2

I have many files with different names per day. How can I filter them by the date in their name?

For example:

app_20130505.log
app_20130506.log
app_20130507.log
app_20130508.log
app_20130509.log

And my code snippet:

$RetainedDays = 7
$FileNameRegex = "\w+_(\d+)\.\w+"
$ArchiveBoundary = $(Get-Date -Format yyyyMMdd) - $RetainedDays
$ProcessFiles = Get-ChildItem -Path $RootPath -Recurse |
    Where-Object { $_.Name -match $FileNameRegex }

I have regex filter for it : \w+_(\d+)\.\w+, that gives me back the date in $Matches variable, but how can I combine them, and get back the file list, with those files, which older than 7 days?

  • I think questions like this are better for stackoverflow then serverfault. – tony roth May 9 '13 at 15:28
  • It's possible, but I doesn't know, how can I move the question into stackoverflow. Otherwise it's not a programming question. PowerShell is a script language, what is useful to system administrators, like me and possibly for you. – gazsiazasz May 9 '13 at 19:52
1

I realize this is a 4 year old question at this point. But I figured I'd add a new answer since there are currently no other up-voted ones.

The way I'd go about this is parsing the date into an actual DateTime object from the file name. Then you can use normal date comparisons rather than string comparisons. The most common way to do this is using a Calculated Property as part of a Select-Object statement. In the example below, we add a calculated property called ParsedDate to the existing output.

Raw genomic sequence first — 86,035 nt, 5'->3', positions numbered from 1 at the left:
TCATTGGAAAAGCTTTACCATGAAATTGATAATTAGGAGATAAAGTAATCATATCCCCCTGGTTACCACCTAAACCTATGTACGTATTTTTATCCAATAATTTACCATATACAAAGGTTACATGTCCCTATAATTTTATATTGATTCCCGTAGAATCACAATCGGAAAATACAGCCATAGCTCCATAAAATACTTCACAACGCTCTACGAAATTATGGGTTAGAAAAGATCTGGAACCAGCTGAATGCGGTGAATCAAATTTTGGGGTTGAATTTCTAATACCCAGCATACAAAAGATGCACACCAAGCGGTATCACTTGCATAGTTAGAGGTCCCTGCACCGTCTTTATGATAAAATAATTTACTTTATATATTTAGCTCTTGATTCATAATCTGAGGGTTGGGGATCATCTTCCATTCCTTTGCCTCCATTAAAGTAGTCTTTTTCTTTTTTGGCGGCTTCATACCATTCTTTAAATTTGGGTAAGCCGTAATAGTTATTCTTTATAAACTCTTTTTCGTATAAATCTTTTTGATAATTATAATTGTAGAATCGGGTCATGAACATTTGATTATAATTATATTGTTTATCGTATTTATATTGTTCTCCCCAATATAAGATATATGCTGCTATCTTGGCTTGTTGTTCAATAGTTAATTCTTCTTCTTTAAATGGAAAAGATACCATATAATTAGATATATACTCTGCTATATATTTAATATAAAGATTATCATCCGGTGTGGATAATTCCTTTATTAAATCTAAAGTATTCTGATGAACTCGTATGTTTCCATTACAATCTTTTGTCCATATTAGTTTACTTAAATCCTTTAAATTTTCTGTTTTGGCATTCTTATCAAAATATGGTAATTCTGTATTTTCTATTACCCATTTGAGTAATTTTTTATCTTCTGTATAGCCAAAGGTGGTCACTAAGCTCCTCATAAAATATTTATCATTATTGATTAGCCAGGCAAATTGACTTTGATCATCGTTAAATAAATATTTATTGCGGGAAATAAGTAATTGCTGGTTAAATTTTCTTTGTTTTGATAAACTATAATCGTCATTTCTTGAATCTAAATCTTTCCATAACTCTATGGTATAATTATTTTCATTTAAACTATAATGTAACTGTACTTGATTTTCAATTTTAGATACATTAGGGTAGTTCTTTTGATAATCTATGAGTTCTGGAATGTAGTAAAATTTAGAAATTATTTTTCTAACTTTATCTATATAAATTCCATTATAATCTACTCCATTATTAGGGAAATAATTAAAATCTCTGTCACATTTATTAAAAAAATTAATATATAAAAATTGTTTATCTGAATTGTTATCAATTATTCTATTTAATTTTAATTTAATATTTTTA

$RetainedDays = 7
$FileNameRegex = "\w+_(\d+)\.\w+"
$culture = [System.Globalization.CultureInfo]::InvariantCulture
$ProcessFiles = Get-ChildItem -Path $RootPath -Recurse | 
  Select-Object *,@{
    L='ParsedDate';
    E={ if ($_.Name -match $FileNameRegex) { 
      $strDate = $matches[1];
      [DateTime]::ParseExact($strDate,"yyyyMMdd",$culture)
    }
  }
} | Where { $_.ParsedDate -lt (Get-Date).AddDays(-$RetainedDays) }

The regular expression actually makes things more complicated than they might need to be though. If your files all have the exact same naming pattern of app_<DATE>.log, you can skip the Regex and simplify by letting ParseExact do all the work like this. You just need to escape the literal characters in the format string by surrounding them with single quotes.

$RetainedDays = 7
$culture = [System.Globalization.CultureInfo]::InvariantCulture
$ProcessFiles = Get-ChildItem -Path $RootPath -Recurse | Select FullName,@{
  L='ParsedDate';
  E={ [DateTime]::ParseExact($_.Name,"'app_'yyyyMMdd'.log'",$culture) }
} | Where { $_.ParsedDate -lt (Get-Date).AddDays(-$RetainedDays) }

Technically speaking, you could also do the date parsing inside the Where clause and skip the intermediate Select clause. But I'll leave that as an exercise for the reader.

| improve this answer | |
0

See if this helps get you closer to what you're trying to do.

$RootPath = "C:\temp"
$ProcessFiles = @()
$RetainedDays = 7
$Today = get-date -format yyyyMMdd
$FileNameRegex  = "\w+_(\d+)\.\w+"
foreach ($File in Get-ChildItem -Path $RootPath) {
   $match = [regex]::matches($File, $FileNameRegex )
   $FileNameDate = $match[0].Groups[1].Value
   if (($Today - $FileNameDate) -ge $RetainedDays) { $ProcessFiles += $File }
}
$ProcessFiles
| improve this answer | |
  • And I agree with Tony, stackoverflow would be the better choice. – Bruce May 9 '13 at 20:29
0

It's not too nice, but works! :)

$RetainedDays = 14

$ArchiveBoundary = (Get-Date).AddDays(-$RetainedDays).ToString('yyyyMMdd')

$ProcessFiles = Get-ChildItem -Path $RootPath -Recurse |
    Where-Object { ($_.BaseName -split '_|\.')[1] -lt $ArchiveBoundary }
| improve this answer | |

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